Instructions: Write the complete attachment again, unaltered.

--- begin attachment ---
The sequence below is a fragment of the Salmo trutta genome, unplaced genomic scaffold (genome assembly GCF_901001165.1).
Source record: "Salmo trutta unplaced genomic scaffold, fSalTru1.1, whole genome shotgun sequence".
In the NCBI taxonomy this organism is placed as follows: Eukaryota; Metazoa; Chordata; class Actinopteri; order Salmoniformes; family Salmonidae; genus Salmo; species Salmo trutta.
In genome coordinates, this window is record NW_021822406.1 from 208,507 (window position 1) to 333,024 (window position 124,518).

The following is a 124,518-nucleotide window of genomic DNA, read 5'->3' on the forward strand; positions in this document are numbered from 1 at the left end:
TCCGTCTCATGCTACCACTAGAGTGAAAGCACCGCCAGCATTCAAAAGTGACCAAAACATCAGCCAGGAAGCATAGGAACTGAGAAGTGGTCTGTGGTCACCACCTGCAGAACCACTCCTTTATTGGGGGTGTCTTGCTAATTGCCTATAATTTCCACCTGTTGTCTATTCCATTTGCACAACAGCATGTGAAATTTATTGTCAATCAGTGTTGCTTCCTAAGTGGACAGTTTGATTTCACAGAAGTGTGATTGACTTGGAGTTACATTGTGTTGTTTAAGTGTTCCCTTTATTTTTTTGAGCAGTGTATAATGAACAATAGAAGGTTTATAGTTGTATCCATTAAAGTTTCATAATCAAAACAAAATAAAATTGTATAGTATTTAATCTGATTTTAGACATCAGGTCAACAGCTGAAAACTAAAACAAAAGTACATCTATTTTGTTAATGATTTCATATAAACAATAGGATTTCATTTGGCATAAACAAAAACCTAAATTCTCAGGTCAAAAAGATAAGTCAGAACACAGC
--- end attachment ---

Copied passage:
The sequence below is a fragment of the Salmo trutta genome, unplaced genomic scaffold (genome assembly GCF_901001165.1).
Source record: "Salmo trutta unplaced genomic scaffold, fSalTru1.1, whole genome shotgun sequence".
In the NCBI taxonomy this organism is placed as follows: Eukaryota; Metazoa; Chordata; class Actinopteri; order Salmoniformes; family Salmonidae; genus Salmo; species Salmo trutta.
In genome coordinates, this window is record NW_021822406.1 from 208,507 (window position 1) to 333,024 (window position 124,518).

The following is a 124,518-nucleotide window of genomic DNA, read 5'->3' on the forward strand; positions in this document are numbered from 1 at the left end:
TCCGTCTCATGCTACCACTAGAGTGAAAGCACCGCCAGCATTCAAAAGTGACCAAAACATCAGCCAGGAAGCATAGGAACTGAGAAGTGGTCTGTGGTCACCACCTGCAGAACCACTCCTTTATTGGGGGTGTCTTGCTAATTGCCTATAATTTCCACCTGTTGTCTATTCCATTTGCACAACAGCATGTGAAATTTATTGTCAATCAGTGTTGCTTCCTAAGTGGACAGTTTGATTTCACAGAAGTGTGATTGACTTGGAGTTACATTGTGTTGTTTAAGTGTTCCCTTTATTTTTTTGAGCAGTGTATAATGAACAATAGAAGGTTTATAGTTGTATCCATTAAAGTTTCATAATCAAAACAAAATAAAATTGTATAGTATTTAATCTGATTTTAGACATCAGGTCAACAGCTGAAAACTAAAACAAAAGTACATCTATTTTGTTAATGATTTCATATAAACAATAGGATTTCATTTGGCATAAACAAAAACCTAAATTCTCAGGTCAAAAAGATAAGTCAGAACACAGC